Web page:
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approached by means of a long corridor A. Before the main living-room D (oikos) is the recess or portico C, facing south so as to catch the rays of the winter sun. Its roof was supported in front by two Doric columns. This is the prostas or pastas, so arranged that, as Xenophon says, the low winter sun would shine into it, while it would afford shade from the high summer sun. The different portions of the house inhabited by the men and women respectively cannot be clearly distinguished. Possibly the women occupied an upper storey. The small dimensions of many of the rooms, a characteristic feature of the ancient house, should be noted. Fig. 94 gives a reconstruction of this house, indicating its original appearance. In its general form it harmonises with the description of the Greek house given by the Roman architect Vitruvius.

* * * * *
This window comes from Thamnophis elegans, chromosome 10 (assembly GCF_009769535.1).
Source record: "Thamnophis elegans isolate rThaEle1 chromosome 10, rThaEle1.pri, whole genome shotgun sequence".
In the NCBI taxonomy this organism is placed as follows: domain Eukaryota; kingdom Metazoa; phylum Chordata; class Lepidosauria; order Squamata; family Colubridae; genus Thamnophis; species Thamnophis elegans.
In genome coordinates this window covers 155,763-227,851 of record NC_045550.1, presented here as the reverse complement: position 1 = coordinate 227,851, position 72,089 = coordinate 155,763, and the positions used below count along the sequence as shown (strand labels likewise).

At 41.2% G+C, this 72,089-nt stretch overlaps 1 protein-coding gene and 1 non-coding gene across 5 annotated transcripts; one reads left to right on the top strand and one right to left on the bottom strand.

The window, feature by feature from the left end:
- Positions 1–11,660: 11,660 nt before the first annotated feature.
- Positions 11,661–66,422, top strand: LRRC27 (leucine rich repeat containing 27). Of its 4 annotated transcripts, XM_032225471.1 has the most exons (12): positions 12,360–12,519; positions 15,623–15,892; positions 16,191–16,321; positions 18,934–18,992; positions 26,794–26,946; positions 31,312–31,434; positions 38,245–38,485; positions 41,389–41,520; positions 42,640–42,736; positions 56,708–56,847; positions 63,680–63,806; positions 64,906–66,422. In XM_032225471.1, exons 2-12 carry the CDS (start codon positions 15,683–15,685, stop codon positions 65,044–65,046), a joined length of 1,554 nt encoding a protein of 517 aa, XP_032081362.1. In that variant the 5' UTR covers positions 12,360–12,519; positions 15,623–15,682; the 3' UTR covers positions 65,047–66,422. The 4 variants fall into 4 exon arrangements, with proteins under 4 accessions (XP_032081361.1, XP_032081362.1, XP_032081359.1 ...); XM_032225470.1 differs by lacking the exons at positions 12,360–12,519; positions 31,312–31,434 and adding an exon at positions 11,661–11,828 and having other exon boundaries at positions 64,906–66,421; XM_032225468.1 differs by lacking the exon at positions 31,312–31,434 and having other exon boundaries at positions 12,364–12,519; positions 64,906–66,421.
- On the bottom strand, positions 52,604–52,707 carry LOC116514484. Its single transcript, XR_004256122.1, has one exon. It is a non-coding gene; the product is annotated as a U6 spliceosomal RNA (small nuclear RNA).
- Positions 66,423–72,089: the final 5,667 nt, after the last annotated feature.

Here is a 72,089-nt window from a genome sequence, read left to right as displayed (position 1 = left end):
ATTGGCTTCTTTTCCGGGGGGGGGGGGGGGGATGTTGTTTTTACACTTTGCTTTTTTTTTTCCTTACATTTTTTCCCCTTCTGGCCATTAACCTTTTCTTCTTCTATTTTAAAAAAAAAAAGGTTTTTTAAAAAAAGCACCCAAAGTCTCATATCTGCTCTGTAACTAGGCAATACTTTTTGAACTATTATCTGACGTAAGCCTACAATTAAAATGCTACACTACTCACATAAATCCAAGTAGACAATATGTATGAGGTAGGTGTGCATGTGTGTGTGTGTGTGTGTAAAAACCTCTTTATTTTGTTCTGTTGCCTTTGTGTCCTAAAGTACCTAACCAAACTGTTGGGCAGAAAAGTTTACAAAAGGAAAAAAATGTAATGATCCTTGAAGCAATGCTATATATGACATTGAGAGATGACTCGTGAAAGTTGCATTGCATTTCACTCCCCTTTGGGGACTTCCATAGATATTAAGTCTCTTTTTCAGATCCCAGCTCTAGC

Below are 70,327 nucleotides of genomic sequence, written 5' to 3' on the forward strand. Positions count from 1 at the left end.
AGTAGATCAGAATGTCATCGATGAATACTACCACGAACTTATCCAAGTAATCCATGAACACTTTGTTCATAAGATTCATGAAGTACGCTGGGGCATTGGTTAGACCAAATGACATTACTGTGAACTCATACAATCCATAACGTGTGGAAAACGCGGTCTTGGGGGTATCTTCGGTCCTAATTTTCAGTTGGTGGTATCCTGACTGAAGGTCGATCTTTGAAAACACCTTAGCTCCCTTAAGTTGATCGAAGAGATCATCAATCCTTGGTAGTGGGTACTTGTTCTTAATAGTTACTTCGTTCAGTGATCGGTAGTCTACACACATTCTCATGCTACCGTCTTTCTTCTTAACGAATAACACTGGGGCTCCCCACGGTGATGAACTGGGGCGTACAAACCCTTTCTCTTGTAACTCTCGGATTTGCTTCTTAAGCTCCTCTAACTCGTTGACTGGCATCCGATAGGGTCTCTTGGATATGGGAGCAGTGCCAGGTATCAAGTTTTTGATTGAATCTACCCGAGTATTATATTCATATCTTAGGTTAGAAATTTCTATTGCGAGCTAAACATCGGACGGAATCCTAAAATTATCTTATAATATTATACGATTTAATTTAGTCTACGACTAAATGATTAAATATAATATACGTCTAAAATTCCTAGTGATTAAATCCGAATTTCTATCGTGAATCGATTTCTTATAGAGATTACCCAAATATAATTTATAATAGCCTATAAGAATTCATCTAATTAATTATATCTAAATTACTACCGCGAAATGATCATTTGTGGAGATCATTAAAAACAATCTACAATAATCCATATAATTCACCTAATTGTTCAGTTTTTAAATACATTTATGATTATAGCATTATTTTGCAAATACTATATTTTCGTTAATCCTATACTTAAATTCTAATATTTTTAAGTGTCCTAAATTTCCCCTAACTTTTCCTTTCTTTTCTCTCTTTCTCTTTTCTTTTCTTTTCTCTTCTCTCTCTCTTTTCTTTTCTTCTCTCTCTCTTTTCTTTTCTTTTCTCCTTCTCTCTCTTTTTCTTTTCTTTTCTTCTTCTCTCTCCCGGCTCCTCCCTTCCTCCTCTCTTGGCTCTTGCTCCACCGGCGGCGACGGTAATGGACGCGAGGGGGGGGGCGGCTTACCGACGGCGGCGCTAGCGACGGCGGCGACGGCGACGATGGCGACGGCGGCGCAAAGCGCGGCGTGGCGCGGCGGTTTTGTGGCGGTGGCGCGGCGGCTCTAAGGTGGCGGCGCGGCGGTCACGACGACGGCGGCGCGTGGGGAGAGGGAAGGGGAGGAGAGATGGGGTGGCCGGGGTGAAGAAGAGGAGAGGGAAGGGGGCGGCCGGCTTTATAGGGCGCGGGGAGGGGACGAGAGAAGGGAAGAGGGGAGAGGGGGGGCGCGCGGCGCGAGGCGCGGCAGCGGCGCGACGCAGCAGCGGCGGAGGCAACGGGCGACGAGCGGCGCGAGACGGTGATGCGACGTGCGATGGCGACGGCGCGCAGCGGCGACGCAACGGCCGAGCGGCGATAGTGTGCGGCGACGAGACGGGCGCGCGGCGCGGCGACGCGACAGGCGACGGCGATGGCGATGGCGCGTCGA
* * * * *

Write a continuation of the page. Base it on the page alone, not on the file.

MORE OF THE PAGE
The Roman house. This in its final development assumed a form closely resembling that of the Greek house just described. The early Italian house, however, consisted merely of an oblong chamber, with a small opening in the roof for the admission of light and emission of smoke. This chamber was called an atrium, perhaps because walls and roof were black (ater) with soot from the smoke of the fire. Gradually the opening in the roof became larger, while the beams of the roof were sloped downwards so as to conduct the rain into an oblong basin in the floor below, called the impluvium. As early as the third century B.c. the atrium was no longer the sole living-room of the family, but a separate diningroom (tablinum) was built beyond it. In the next century, as the houses at Pompeii show, the influence of Greece led to the building of an open court beyond the atrium. This court was surrounded by columns (peristylium), and had a series of dwellingrooms ranged round it. This section of the house, which was much more light and airy than the old atrium, became the part chiefly inhabited by the members of the family, while the atrium became a mere reception hall. The appearance of the fully developed Roman house is well shown in the accompanying restoration of the house of the Vettii at Pompeii * (fig. 95), where the narrow openings in the roofs of the two atria should be contrasted with the spacious court of the peristyle behind. It is not surprising that the latter came to be preferred for every-day life. Another